South Korea and the United States are security allies both threatened by the nuclear-armed North but since taking office US President Donald Trump repeatedly threatened to tear up their free-trade agreement, raising concerns about undermining the economic leg of their alliance.
The Trump administration instigated talks in July to renegotiate the free-trade treaty, known as KORUS, and the US last week imposed duties on steel imports from multiple countries including China, raising fears of a trade war.
South Korea and the United States have agreed "in principle" on the revisions of their free-trade agreement (FTA) and steel tariffs, Seoul's trade minister said Monday.
The South's economy is heavily dependent on trade, with the US as its second-biggest partner and Seoul's trade minister said Monday they had reached agreement on revising the KORUS deal after weeks of negotiations.
Under the pact, Seoul will further open its auto market to US manufacturers, while accepting a 20-year extension until 2041 to a 25 percent US tariff on Korean pick-up trucks.
On steel, South Korea accepted an annual export quota of 2.68 million tonnes to the US, 70 percent of its average shipments in the past three years.
That amount will be exempted from the US steel tariffs, trade minister Kim Hyon-chong told reporters, but any excess will be liable to penalties.
He described the negotiations as "fierce" but insisted: "As a negotiator, I can say it was a negotiating table where I had nothing to feel inferior about."
But Sogang University international trade professor Heo Yoon told AFP: "The US got what it wanted."
"The Trump administration needed to harvest an outcome from the negotiation to show its supporters," he added, warning that Washington could in future "slap tariffs on semiconductors" -- a crucial South Korean export.
"I don't know what bargaining chips we have left to withstand trade pressures from the US."
Trump has long called the 2012 KORUS agreement a "horrible" deal and a job killer, arguing it was lopsided on the grounds that the US trade deficit had ballooned since it was signed.
The number of auto imports to South Korea from the US that will not have to meet Seoul's safety regulations was doubled to 50,000 vehicles, Kim said.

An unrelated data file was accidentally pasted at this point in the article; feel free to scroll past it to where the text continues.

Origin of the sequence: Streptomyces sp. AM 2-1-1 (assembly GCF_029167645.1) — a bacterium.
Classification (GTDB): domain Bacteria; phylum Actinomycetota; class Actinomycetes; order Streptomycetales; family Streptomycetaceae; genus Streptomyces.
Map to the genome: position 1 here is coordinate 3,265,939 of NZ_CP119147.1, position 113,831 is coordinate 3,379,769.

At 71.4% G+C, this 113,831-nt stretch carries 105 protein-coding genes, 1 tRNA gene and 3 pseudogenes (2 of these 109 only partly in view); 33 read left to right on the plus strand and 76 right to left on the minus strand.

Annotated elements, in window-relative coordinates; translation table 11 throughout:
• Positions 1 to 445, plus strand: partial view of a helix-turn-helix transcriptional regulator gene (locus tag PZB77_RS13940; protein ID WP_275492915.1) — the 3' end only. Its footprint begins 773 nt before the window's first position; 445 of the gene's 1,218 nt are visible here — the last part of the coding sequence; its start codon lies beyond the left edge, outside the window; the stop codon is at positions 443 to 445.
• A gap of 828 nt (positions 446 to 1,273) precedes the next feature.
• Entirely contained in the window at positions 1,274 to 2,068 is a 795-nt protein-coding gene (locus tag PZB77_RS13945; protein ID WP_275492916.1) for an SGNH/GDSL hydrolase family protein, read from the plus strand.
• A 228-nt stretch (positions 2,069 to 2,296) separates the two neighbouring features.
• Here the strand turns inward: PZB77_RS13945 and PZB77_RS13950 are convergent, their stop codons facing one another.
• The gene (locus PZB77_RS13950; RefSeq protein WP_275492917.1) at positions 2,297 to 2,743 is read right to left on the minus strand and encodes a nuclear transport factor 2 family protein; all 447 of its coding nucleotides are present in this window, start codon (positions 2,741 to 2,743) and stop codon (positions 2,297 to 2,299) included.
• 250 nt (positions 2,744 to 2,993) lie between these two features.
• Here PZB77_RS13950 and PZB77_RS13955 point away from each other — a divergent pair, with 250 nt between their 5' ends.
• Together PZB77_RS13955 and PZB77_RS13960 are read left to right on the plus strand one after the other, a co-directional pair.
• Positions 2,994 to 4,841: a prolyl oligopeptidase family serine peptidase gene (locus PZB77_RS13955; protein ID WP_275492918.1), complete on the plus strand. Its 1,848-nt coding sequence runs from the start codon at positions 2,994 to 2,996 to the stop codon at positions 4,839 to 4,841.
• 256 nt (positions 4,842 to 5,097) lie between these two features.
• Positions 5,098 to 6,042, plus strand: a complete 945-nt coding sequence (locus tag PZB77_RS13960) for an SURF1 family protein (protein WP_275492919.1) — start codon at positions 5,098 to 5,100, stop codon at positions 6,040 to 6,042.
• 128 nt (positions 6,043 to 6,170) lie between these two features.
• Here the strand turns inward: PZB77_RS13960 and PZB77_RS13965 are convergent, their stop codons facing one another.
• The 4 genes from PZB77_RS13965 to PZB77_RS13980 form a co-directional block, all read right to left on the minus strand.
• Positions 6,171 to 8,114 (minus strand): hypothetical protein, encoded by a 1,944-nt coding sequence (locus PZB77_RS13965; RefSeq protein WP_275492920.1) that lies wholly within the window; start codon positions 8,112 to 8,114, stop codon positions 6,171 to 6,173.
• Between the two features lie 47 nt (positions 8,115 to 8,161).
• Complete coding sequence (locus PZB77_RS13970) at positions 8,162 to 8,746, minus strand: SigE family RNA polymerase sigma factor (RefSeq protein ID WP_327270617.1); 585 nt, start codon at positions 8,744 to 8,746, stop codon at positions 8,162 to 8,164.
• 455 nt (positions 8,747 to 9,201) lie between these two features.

He insisted that Seoul had been able to defend its "red line" on farm goods, obligatory use of US auto parts and avoid any backtracking on already exempted tariffs.
But he expected more turbulence in the relationship under the current US president.
"There are always risks in trade," Kim said.
"I think President Trump will be a two-term president and be at the White House for eight years and in my opinion, I think there will continue to be risks during this time."
The two sides will meet in the coming days to finalise the updated pact, Kim said.
All three major US automakers -- General Motors, Chrysler, Ford -- each shipped fewer than 10,000 vehicles to South Korea last year, Kim said, adding: "This is an important fact."
There were at present no South Korean pick-up truck exports to the US, he added, implying that no currently existing sales would be affected.
Trump said Friday the two sides were "very close" to a final agreement, adding: "We're going to have a wonderful deal with a wonderful ally."
Despite fears of a tit-for-tat trade war with China that have sent global markets tumbling, Trump said many countries are now coming to the table to negotiate "fair" trade deals with the United States.
South Korea was one of seven economies temporarily exempted from the steel duties that went into effect Friday and were mainly aimed at targeting Chinese production.
According to figures from the US commerce department, the country's total trade deficit with South Korea jumped from $7.7 billion in 2012 to $18.6 billion in 2015, before declining to $10.3 billion last year.
(Except for the headline, this story has not been edited by NDTV staff and is published from a syndicated feed.)
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